Re: [ISN] Microsoft Rallies Industry Against Bug Anarchy

From: InfoSec News (isnat_private)
Date: Thu Oct 18 2001 - 00:46:06 PDT

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    Forwarded from: Darren Reed <darrenrat_private>
    In some email I received from InfoSec News, sie wrote:
    > By Brian McWilliams, Newsbytes
    > 16 Oct 2001, 1:37 PM CST
    > Pushed to the brink by recent Internet worm outbreaks, Microsoft
    > hopes to rally the computer industry against those who improperly
    > publish information about security vulnerabilities.
    > In an editorial at Microsoft's site, Scott Culp, head of the
    > company's Security Response Center, announced the initiative
    > against what he called "information anarchy."
    > According to Culp, the damage caused by worms such as Code Red and
    > Nimda can be blamed in part on computer security professionals who
    > discovered the software flaws exploited by the malicious,
    > self-propagating programs.
    Part advisory anouncing the problem, part hacker writing the worms AND
    PART VENDOR for supplying the faulty software.  Maybe part
    administrator for not patching it, but administrators shouldn't have
    to do that :)
    > "Clearly, the publication of exploit details about the
    > vulnerabilities contributed to their use as weapons ... It's
    > simply indefensible for the security community to continue arming
    > cybercriminals," he said.
    So, lets follow that argument one step further.  Microsoft supplied
    vulnerable software to hundreds of thousands of sites world wide ...
    It's simply indefensible for vendors to continue providing vulnderable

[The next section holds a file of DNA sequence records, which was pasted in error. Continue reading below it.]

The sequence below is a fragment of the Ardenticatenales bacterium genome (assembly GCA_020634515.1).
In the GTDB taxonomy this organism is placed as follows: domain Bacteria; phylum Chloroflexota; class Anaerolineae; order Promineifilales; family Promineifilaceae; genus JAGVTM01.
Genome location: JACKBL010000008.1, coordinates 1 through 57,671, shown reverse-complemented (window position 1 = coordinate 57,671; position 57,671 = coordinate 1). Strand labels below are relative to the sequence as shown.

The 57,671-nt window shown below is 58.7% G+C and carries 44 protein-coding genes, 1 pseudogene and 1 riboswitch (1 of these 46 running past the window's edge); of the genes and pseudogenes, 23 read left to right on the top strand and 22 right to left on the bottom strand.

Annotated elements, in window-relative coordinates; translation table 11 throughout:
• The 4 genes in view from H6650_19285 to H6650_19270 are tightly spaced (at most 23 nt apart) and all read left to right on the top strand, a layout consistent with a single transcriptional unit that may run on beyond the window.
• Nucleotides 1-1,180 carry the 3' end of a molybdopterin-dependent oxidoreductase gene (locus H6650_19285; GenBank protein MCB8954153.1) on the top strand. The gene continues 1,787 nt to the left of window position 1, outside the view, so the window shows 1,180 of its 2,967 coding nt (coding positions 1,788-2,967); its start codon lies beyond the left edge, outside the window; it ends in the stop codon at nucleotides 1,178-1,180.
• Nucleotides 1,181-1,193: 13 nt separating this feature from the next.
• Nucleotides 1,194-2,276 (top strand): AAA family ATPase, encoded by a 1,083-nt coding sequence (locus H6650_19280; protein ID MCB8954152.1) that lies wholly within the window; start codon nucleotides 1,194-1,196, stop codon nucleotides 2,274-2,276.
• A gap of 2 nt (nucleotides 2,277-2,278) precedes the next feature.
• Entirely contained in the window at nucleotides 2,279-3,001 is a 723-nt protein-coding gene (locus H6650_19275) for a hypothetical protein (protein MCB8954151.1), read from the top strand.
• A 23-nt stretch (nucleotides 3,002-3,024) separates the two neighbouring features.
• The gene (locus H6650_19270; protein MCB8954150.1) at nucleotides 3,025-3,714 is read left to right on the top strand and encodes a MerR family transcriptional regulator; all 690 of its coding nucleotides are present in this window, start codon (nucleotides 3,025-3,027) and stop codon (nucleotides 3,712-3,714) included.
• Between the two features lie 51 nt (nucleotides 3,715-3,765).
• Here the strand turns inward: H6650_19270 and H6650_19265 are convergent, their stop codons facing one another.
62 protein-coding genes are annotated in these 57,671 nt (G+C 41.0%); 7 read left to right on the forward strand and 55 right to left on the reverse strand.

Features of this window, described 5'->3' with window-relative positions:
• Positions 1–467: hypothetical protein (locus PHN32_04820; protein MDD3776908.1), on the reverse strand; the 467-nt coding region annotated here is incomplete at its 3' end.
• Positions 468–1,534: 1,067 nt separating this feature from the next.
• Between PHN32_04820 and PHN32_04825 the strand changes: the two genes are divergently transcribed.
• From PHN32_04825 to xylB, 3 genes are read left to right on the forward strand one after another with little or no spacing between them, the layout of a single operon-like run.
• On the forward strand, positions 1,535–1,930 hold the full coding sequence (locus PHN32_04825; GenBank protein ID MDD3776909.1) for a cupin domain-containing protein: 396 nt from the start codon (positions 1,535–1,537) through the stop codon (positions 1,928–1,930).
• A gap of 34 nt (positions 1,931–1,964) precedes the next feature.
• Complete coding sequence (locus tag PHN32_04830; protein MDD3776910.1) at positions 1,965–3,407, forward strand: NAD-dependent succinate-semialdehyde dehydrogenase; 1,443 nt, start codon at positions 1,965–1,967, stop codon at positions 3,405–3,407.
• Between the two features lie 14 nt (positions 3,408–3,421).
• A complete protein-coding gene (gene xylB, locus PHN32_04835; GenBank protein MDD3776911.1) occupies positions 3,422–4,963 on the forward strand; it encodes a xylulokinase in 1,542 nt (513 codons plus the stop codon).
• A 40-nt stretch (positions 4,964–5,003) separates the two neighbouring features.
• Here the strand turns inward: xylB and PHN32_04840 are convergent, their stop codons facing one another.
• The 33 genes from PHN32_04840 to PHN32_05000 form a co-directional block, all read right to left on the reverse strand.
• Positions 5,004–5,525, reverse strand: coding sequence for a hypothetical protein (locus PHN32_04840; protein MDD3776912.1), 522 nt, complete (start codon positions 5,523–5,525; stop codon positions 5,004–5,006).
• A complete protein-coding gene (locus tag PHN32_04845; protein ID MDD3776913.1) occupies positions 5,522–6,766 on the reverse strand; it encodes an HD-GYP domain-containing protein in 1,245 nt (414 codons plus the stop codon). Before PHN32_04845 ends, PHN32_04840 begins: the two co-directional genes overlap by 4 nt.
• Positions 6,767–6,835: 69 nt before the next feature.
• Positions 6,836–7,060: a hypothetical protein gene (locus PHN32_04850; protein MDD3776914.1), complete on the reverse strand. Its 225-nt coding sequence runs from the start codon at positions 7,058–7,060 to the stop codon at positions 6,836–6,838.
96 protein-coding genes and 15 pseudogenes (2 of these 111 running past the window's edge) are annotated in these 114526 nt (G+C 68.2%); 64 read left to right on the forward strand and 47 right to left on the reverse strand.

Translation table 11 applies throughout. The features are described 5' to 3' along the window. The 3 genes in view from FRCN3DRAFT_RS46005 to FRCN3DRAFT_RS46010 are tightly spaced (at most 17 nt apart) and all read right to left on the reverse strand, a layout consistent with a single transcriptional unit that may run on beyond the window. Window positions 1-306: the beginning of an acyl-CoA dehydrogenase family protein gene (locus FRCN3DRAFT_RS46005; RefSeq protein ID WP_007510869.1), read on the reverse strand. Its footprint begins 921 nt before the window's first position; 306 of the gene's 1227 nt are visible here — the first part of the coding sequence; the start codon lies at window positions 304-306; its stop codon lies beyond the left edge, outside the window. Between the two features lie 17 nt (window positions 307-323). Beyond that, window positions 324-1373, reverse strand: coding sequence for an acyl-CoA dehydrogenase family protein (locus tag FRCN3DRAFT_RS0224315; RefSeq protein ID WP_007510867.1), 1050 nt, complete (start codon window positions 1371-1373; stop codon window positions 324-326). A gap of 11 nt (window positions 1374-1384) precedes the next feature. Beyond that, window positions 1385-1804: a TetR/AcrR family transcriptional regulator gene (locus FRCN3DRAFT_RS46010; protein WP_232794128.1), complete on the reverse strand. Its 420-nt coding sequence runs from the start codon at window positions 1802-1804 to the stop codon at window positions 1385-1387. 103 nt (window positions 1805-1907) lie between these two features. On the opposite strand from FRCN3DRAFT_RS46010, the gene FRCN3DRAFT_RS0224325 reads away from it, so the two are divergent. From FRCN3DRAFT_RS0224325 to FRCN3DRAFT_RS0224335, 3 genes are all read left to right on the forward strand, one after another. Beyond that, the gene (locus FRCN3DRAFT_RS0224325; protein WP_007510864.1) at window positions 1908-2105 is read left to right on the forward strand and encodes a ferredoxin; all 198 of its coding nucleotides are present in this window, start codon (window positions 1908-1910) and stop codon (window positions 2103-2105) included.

software to customers.
    > "This is not a call to stop discussing vulnerabilities. Instead,
    > it is a call for security professionals to draw a line beyond
    > which we recognize that we are simply putting other people at
    > risk," said Culp.
    > "We question the ethics and business value of arming individuals
    > with the ability to break into computers," said Rouland.
    Instead we provide people with software that you don't even need to
    break the DCMA in order to find out what faults (and how) are being
    checked for. Well, so long as using a packet sniffer to watch the
    conversation between IIS and its target doesn't infringe the DCMA and
    I can't see how it could.
    > Besides acknowledgments in its security bulletins, Microsoft plans
    > to develop additional means of encouraging security professionals
    > to adopt its limited-disclosure stance.
    And for those that don't subscribe to the Microsoft school of thought,
    what does that have to offer?  The only incentive here is not to
    publish security compromising information under a recognisable name.  
    If the Eeye advisory had of been published using a pseudonym (a)
    nobody would care who Eeye is (I still don't) and (b) Eeye wouldn't be
    in the firing line now.
    > "It's time for the security community to get on the right side of
    > this issue," he said.
    It's time the community at large demanded better software quality from
    vendors.  I imagine if it were Sun computers running Solaris or Linux
    that were in the hundreds of thousands supporting these worms then M$
    would be making fun of Unix and not complaining about security
    exploits, etc.  Nevertheless, wind the clock back almost 10 years and
    it was SunOS that was notorious for falling prey to hackers and I
    don't recall Sun "crying" about how unfair it was when scripts, etc,
    were posted in news groups or on lists.
    "Oh no, it'll cost us more money to do that!", they scream.
    If your car had as many bugs as M$ Windows does, would you pay however
    much it is for it new ?
    And on the other side, if M$ Windows had as few bugs as a new car,
    would you pay thousands and thousands of dollars for it ?  Lets
    pretend that you could keep and use the same copy of M$ Windows for
    10-20 years with the same ease you can cars :-)
    (I'm assuming that a "new car" or line might be _recalled once_ in its
     lifetime to fix a serious problem that would be equivalent to a security
     bug the likes of what we see in IIS regularly).
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    This archive was generated by hypermail 2b30 : Thu Oct 18 2001 - 13:57:46 PDT